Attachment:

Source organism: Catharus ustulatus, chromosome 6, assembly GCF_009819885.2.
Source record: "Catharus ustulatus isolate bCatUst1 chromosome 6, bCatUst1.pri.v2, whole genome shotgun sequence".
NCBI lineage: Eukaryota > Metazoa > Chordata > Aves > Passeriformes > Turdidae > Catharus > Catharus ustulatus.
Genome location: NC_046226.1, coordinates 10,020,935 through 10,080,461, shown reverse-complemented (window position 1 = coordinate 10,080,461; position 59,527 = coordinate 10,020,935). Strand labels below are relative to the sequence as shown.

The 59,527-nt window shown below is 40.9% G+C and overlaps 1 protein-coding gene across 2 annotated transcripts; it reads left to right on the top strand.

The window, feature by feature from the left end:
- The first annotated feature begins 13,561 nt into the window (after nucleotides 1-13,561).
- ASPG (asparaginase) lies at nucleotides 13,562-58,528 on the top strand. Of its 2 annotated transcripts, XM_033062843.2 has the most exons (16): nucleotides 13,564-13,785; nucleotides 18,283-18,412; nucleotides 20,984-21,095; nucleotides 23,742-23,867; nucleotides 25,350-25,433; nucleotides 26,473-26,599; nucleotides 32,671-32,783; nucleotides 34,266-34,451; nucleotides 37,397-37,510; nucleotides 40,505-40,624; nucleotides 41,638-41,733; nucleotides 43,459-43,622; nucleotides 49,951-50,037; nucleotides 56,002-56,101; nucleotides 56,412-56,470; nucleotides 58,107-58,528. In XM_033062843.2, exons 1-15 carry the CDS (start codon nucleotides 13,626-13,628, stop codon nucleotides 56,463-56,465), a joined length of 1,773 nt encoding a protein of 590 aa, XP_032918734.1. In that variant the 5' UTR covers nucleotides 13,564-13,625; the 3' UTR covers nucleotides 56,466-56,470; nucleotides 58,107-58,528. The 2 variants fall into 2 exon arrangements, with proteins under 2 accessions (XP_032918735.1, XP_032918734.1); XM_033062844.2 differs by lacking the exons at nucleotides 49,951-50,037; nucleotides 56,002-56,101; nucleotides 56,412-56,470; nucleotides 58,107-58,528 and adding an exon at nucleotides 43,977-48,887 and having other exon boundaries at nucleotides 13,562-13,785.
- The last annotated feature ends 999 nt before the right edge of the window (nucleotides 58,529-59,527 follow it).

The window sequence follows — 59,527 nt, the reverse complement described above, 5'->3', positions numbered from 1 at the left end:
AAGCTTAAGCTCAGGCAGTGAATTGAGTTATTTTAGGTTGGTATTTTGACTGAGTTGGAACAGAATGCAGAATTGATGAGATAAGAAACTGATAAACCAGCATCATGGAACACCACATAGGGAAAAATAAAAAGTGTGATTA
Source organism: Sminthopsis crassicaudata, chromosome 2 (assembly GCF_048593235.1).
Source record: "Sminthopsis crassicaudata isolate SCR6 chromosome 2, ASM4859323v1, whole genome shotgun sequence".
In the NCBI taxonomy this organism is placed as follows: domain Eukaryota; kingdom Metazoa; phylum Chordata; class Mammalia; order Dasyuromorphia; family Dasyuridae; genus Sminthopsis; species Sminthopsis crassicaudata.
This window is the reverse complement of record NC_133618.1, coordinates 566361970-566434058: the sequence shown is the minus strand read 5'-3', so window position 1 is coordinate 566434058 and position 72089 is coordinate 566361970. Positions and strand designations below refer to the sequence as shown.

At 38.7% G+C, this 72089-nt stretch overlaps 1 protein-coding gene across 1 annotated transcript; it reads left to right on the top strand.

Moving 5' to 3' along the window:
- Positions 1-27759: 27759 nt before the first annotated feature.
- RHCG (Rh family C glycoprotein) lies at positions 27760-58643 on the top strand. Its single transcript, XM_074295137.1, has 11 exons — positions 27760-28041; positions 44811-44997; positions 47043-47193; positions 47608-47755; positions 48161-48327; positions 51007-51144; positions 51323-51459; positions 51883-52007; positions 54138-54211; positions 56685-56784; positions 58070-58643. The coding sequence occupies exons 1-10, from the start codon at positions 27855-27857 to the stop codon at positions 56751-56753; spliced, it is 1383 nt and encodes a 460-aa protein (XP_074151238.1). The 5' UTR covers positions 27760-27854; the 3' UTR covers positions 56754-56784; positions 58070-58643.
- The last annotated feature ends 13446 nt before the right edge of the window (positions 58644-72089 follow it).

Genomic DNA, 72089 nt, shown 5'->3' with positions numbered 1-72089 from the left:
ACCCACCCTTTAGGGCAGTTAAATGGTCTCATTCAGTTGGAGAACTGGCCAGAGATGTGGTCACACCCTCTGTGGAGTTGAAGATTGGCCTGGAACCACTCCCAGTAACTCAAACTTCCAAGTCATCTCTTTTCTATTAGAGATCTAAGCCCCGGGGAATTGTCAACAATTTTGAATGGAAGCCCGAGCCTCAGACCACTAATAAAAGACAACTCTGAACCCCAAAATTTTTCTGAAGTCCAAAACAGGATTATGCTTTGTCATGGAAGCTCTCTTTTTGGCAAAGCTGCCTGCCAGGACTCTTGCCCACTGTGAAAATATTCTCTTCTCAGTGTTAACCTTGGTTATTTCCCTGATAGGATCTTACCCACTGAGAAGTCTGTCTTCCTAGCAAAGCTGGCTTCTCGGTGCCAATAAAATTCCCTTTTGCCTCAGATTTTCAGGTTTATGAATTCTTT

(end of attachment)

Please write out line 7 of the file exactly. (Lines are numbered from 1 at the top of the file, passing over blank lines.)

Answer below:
- The first annotated feature begins 13,561 nt into the window (after nucleotides 1-13,561).